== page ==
26 April 2023
How high do you score on this dementia risk test?
Fitness, friends and fish will become some of your new favourite things.
In the absence of effective treatments for dementia, researchers, clinicians and policymakers are turning to prevention.
And a key part of prevention is being able to identify people who are at risk, which is where the CogDrisk tool comes in.
Researchers from the University of NSW and Neuroscience Research Australia hope the tool, recently published in The Journal of Prevention in Alzheimer’s Disease, will make it easier for GPs and their patients to learn about dementia risk factors.
The CogDrisk tool assesses 17 risk and protective factors and provides a score between 0 and 36.25 for mid-life adults or between 0 and 49.25 for late-life adults. Higher scores indicate a higher risk of developing dementia.
Different risk scores are calculated for different age brackets in men and women, ranging from 0 to 23. Men have a greater risk in all age groups until they hit 89 years, after which point women have a greater age-associated risk.
Education is also a risk factor, with those who complete tertiary education (0 points) at a lower risk compared to those who only completed primary (4 points) or secondary (2 points) schooling.
A diagnosis of diabetes, traumatic brain injury, stroke, atrial fibrillation or insomnia is worth 2 points each.
Several modifiable lifestyle-based risk and protective factors are also included in the tool:
- Midlife BMI: Underweight (2 points), normal weight (0 points), overweight (1 point) or obese (3 points)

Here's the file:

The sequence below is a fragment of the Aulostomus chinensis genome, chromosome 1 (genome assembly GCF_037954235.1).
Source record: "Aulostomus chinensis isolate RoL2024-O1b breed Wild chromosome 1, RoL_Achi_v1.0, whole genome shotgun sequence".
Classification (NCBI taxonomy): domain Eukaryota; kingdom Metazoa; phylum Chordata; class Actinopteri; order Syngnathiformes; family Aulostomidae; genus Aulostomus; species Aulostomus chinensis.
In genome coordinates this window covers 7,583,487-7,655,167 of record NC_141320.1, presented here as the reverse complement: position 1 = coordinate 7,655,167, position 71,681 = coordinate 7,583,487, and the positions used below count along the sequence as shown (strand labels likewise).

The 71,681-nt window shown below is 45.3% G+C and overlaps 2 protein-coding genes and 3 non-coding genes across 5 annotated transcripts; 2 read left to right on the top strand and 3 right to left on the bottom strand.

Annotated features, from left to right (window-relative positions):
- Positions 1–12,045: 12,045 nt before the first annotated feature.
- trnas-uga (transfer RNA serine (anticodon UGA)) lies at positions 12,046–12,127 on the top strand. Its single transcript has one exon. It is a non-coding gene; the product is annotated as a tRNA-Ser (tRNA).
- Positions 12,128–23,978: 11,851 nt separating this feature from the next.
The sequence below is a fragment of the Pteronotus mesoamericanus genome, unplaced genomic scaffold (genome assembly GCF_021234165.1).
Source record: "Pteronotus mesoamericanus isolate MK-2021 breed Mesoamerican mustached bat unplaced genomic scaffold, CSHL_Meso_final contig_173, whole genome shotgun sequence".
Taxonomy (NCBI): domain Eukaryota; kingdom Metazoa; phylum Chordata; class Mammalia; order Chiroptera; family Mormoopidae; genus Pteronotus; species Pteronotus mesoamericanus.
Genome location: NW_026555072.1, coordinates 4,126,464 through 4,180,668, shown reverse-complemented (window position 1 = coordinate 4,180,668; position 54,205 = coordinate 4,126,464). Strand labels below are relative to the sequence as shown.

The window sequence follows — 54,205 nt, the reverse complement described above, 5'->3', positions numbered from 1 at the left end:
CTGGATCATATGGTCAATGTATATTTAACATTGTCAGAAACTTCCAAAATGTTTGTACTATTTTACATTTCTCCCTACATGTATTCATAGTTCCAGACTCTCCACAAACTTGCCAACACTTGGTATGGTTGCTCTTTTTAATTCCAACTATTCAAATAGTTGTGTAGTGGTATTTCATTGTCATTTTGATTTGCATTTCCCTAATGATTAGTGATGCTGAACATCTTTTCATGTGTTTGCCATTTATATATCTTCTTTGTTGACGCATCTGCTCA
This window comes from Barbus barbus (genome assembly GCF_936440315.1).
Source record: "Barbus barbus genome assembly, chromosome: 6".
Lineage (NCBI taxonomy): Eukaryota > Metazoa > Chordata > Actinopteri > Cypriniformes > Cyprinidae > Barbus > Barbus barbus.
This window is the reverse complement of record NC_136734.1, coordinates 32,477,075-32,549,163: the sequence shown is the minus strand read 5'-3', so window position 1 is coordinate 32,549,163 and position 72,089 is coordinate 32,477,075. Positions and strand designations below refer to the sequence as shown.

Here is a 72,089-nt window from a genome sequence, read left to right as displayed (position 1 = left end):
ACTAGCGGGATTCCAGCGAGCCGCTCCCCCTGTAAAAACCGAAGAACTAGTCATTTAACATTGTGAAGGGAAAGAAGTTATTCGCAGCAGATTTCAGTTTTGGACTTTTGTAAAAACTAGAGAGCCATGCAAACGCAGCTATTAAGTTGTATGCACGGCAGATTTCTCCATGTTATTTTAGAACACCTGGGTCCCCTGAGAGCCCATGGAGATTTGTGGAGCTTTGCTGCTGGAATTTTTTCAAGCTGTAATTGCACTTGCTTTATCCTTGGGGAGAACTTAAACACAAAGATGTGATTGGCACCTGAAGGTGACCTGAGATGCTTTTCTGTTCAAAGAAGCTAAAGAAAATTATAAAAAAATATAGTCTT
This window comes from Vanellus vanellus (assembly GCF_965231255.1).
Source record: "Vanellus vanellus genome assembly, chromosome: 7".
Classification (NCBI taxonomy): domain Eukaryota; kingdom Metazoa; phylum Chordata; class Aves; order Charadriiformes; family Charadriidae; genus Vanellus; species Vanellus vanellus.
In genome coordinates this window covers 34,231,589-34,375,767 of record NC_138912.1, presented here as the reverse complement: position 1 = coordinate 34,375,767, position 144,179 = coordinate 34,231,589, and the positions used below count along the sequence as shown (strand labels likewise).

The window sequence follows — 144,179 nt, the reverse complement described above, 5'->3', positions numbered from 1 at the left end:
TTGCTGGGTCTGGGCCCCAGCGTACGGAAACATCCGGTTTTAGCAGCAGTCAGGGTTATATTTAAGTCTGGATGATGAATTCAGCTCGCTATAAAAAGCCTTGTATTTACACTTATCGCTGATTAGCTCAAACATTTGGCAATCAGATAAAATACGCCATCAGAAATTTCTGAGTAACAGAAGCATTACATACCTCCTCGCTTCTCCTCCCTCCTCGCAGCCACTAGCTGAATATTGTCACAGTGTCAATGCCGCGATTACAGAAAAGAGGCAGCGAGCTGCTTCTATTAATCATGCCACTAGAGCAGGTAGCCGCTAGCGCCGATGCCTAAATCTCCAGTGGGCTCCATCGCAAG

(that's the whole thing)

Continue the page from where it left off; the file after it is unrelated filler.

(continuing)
- Moderate or vigorous physical activity: -3 points (negative points indicate a protective factor)
- Midlife hypertension: 1 point
- Depression, midlife cholesterol > 6.5mmol/L: 3 points
- Cognitively stimulating activity: 0 points for low levels, -4 points for moderate levels and -5 points for high levels
- Loneliness: 2 points
- Servings of fish per week: -0.25 points per serving
- Smoking status: Current smoker (1 point), former or never smoker (0 points).
The CogDrisk tool is freely available online to anyone 18 years and older. It has approximately 90 questions and takes about 20 minutes to complete. The tool has recently been validated after successful trials in four large datasets.
People aged 18-39 will receive a report highlighting any personalised risk factors, along with health information and recommendations to reduce their risk of developing dementia.
People aged 40 and above will receive their individual risk score in addition to the report, information and recommendations.
Examples of the personalised risk profile and health information provided after completing the CogDrisk tool
“[Dementia] is a multi-causal disease. But there are some modifiable risk factors. Most people want to know what their risk factors are and want to do something about them once they know [what they are],” researchers said.